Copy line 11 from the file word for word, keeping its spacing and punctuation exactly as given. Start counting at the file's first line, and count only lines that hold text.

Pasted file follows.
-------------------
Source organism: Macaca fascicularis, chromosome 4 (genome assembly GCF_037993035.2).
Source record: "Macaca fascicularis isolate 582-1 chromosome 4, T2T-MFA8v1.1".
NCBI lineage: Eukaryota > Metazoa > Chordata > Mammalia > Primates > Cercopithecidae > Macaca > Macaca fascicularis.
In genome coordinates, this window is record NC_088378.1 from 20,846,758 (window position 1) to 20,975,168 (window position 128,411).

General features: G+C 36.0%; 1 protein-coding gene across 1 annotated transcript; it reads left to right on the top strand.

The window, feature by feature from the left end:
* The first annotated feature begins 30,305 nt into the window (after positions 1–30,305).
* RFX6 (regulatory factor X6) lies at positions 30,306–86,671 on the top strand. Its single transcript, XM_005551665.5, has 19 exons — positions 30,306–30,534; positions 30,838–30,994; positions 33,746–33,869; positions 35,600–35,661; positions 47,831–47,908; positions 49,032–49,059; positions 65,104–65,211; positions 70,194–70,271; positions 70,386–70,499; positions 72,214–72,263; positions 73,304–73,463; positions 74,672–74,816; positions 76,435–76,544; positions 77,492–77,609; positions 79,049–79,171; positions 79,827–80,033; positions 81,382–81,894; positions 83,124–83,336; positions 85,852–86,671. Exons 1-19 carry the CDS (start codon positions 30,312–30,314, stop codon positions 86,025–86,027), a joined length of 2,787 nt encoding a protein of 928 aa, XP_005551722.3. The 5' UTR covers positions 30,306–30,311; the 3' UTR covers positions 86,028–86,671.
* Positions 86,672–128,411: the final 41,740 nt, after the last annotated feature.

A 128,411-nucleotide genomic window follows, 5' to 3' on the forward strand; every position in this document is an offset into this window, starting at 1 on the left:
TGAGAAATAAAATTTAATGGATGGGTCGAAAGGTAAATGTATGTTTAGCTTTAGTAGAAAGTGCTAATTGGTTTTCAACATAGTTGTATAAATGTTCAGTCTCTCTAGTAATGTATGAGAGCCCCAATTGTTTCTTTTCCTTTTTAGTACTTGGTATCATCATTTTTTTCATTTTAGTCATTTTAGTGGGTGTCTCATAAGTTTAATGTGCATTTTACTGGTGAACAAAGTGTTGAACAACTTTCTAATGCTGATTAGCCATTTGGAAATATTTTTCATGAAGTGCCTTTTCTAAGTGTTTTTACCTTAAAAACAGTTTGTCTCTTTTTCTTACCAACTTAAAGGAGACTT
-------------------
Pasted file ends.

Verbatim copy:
TGAGAAATAAAATTTAATGGATGGGTCGAAAGGTAAATGTATGTTTAGCTTTAGTAGAAAGTGCTAATTGGTTTTCAACATAGTTGTATAAATGTTCAGTCTCTCTAGTAATGTATGAGAGCCCCAATTGTTTCTTTTCCTTTTTAGTACTTGGTATCATCATTTTTTTCATTTTAGTCATTTTAGTGGGTGTCTCATAAGTTTAATGTGCATTTTACTGGTGAACAAAGTGTTGAACAACTTTCTAATGCTGATTAGCCATTTGGAAATATTTTTCATGAAGTGCCTTTTCTAAGTGTTTTTACCTTAAAAACAGTTTGTCTCTTTTTCTTACCAACTTAAAGGAGACTT